In other words, if I had kept the Ace and the 10, I would have had a Royal Flush…and at that progressive machine, it would have paid out $1,250!
Oh well…I think on average you get a Royal Flush once in 250,000 hands, so I guess in another 249,999 hands I’ll be due again.
First, I have one too many cards dealt to me in my OP story above…but you get the idea. I still screwed myself out of a Royal.
Secondly, most video poker games are set to select all 10 cards the second you hit the draw button.
This means that you get the first five cards drawn to you, but the next five cards (assuming you discard all of the first five) have already pre-determined, AND in the order they will appear. In my case, the 6th card was Jack of Spades, the 7th card was Queen of Spades and the 8th card was King of Spades…who knows what the 9th and 10th cards were…I would have only found out if I had discarded the entire first five cards.
That info is from IGT, largest mannufacturer of almost all video poker machines.
By the way…as someone told me today, if the other two ten’s had shown up, I would have been happy. Besides…that’s why it is called gambling. “Say Levy.”
Plus, if you had kept the ace and the ten when you had a pair of tens showing, you would have been going for a flush (from two cards) or an inside straight (needing three cards). And that’s just poor judgement.
So don’t feel too bad, you played it like you could reasonably be expected to and got screwed by fate/programming/probability.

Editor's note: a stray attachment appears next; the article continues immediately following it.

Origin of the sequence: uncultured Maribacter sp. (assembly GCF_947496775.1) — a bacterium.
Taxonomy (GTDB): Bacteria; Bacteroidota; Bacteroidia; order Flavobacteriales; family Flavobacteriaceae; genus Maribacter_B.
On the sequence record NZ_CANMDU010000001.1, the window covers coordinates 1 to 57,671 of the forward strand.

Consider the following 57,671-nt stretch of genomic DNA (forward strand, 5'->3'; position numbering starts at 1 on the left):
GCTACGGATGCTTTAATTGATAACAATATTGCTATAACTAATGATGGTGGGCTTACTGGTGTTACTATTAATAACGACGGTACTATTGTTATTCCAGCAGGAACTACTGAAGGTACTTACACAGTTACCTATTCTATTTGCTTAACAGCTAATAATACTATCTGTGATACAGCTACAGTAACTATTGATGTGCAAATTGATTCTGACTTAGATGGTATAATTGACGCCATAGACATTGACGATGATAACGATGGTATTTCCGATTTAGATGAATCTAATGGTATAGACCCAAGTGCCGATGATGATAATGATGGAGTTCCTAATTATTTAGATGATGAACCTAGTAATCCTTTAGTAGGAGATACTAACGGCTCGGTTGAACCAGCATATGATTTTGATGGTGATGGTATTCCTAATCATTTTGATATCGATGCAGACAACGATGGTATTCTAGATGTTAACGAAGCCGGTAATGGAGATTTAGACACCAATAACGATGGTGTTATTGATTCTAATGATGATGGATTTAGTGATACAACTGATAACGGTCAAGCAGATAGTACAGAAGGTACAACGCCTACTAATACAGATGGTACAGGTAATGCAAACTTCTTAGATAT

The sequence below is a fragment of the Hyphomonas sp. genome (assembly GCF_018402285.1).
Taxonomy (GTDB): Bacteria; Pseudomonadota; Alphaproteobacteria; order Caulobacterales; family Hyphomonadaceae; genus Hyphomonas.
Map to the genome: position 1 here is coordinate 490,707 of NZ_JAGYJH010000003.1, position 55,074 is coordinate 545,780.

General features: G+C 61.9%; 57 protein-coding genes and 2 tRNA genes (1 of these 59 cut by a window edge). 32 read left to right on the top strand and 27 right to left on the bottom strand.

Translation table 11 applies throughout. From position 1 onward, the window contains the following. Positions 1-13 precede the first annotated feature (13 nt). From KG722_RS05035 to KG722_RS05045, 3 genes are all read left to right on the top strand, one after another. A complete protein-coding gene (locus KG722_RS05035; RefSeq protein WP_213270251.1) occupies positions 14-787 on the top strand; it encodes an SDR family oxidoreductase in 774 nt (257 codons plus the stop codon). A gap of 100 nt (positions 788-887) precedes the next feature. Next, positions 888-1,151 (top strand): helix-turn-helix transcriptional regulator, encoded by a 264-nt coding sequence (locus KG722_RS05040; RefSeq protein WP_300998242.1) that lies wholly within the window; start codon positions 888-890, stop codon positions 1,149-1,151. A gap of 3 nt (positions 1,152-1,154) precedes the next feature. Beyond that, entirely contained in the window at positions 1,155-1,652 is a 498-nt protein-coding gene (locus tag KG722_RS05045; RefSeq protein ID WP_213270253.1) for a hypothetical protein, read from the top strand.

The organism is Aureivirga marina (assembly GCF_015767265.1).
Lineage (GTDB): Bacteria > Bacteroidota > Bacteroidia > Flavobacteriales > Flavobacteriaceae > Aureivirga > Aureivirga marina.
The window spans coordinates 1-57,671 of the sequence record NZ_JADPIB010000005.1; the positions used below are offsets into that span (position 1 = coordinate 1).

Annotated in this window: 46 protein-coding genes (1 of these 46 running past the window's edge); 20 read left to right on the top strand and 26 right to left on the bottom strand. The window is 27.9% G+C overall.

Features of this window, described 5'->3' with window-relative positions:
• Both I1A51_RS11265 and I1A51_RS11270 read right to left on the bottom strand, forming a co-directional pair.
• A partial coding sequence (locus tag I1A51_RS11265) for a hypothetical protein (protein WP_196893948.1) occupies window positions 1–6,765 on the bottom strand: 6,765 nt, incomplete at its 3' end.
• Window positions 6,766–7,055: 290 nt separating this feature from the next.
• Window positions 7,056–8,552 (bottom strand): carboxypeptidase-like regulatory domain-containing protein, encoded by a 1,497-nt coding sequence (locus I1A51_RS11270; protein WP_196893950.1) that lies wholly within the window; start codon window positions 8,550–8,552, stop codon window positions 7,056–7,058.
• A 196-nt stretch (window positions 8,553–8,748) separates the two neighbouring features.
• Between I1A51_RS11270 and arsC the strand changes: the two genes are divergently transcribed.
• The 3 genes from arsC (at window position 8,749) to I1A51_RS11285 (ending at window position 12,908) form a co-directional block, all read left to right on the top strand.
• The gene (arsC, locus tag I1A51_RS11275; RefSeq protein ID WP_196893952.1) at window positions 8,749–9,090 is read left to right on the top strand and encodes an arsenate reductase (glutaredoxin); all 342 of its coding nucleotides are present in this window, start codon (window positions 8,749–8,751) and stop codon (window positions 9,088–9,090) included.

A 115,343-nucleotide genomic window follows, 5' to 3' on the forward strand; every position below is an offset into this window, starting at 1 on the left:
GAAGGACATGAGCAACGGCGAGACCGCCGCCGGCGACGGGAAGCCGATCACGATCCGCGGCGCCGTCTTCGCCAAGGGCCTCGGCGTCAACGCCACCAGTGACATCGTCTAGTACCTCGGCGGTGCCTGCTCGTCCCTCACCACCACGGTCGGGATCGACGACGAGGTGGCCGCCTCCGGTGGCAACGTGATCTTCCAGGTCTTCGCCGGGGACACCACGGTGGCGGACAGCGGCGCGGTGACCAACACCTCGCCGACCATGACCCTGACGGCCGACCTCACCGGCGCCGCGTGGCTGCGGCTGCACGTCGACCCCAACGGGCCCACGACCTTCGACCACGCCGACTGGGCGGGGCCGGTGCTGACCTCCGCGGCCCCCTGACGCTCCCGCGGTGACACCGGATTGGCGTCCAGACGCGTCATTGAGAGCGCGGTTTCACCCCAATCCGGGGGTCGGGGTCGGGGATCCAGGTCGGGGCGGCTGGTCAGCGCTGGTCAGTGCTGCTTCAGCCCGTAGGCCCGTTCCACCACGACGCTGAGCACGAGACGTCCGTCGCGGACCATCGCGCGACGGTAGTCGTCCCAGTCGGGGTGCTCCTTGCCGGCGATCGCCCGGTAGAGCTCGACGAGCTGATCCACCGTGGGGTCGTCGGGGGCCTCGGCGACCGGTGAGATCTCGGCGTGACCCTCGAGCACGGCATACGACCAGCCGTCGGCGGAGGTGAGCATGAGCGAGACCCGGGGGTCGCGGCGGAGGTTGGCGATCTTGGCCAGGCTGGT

Quarter machine, max coins bet (In-order royal would’ve paid out just under $2,000 IIRC).
Dealt Ace Hearts, King Hearts, Queen Hearts, Queen Spades, Ten Hearts.
So I’m sitting with a pair of Queens (a guaranteed even-money winner), but OTOH I’m one card away from a $2k payday. I ponder it for perhaps 20 seconds, and realize that, hey, how often is this chance going to come again? So I elect to hold the Hearts and throw the Queen of Spades.
The draw yeilds a 10… of DIAMONDS. Improved my hand, (now a 4-1 winner), but… AAAAAAAAAARRRRRRRRRRRRRRRGGGGGGGGGGGGGGGGGHHHHHHHHH!!!
I didn’t think I could ever get upset about getting a straight on a video poker machine, but I did that night.
My brother in law was recently sitting at a bar in Vegas near where he lived playing video poker. He won over $700 but the tavern didn’t have enough cash on hand to pay the full amount so he had to wait while the machine company dispatched a courier with the balance. While he was waiting he continued to drop money into the machine. A short time later he scored a royal flush and picked up another $5200. Not a bad day at the office.
I used to work just over the Idaho border (home of the Utah Lottery) and would occasionally pick up a couple of scratch lotto tickets while on break. One day the cashier gave me the wrong game and as I was about to point out her mistake, I said to myself “Aw hell, it’s not worth worrying about. Just take the ticket.” Hmmmmm. Turkey, turkey, turkey. whats that? $5000!!! Needless to say, I took a couple of days off.
You must have meant “deal”, above, to start the game. That used to be how it was. If you were playing a very old machine, that may be how it was for you. But, no video poker machine nowadays that acts that way will be approved for use in Nevada, which is a large enough market that all machines (from any sufficiently large and ambitious manufacturer) are made to support it.